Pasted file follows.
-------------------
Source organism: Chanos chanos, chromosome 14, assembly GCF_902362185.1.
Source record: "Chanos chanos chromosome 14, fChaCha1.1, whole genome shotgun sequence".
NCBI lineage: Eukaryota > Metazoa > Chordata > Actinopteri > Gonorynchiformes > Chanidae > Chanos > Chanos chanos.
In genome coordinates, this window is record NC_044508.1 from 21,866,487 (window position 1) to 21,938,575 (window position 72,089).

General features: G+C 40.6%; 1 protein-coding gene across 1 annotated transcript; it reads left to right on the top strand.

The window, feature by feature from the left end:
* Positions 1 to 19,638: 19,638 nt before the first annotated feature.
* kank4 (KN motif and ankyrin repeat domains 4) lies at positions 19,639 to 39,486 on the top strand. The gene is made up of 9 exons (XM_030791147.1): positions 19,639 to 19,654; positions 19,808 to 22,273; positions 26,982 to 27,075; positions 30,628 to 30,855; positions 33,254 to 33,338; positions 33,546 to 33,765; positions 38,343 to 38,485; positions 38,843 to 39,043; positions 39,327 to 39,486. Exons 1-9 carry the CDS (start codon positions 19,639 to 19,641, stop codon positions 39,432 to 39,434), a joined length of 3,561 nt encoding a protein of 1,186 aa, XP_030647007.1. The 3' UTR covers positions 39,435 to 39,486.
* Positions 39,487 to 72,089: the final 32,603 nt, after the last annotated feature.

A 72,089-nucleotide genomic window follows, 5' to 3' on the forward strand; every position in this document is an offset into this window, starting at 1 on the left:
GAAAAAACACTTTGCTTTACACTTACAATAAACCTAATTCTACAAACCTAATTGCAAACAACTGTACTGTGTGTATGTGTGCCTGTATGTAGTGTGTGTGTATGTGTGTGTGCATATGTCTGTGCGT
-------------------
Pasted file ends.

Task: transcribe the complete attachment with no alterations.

Source organism: Chanos chanos, chromosome 14, assembly GCF_902362185.1.
Source record: "Chanos chanos chromosome 14, fChaCha1.1, whole genome shotgun sequence".
NCBI lineage: Eukaryota > Metazoa > Chordata > Actinopteri > Gonorynchiformes > Chanidae > Chanos > Chanos chanos.
In genome coordinates, this window is record NC_044508.1 from 21,866,487 (window position 1) to 21,938,575 (window position 72,089).

General features: G+C 40.6%; 1 protein-coding gene across 1 annotated transcript; it reads left to right on the top strand.

The window, feature by feature from the left end:
* Positions 1 to 19,638: 19,638 nt before the first annotated feature.
* kank4 (KN motif and ankyrin repeat domains 4) lies at positions 19,639 to 39,486 on the top strand. The gene is made up of 9 exons (XM_030791147.1): positions 19,639 to 19,654; positions 19,808 to 22,273; positions 26,982 to 27,075; positions 30,628 to 30,855; positions 33,254 to 33,338; positions 33,546 to 33,765; positions 38,343 to 38,485; positions 38,843 to 39,043; positions 39,327 to 39,486. Exons 1-9 carry the CDS (start codon positions 19,639 to 19,641, stop codon positions 39,432 to 39,434), a joined length of 3,561 nt encoding a protein of 1,186 aa, XP_030647007.1. The 3' UTR covers positions 39,435 to 39,486.
* Positions 39,487 to 72,089: the final 32,603 nt, after the last annotated feature.

A 72,089-nucleotide genomic window follows, 5' to 3' on the forward strand; every position in this document is an offset into this window, starting at 1 on the left:
GAAAAAACACTTTGCTTTACACTTACAATAAACCTAATTCTACAAACCTAATTGCAAACAACTGTACTGTGTGTATGTGTGCCTGTATGTAGTGTGTGTGTATGTGTGTGTGCATATGTCTGTGCGT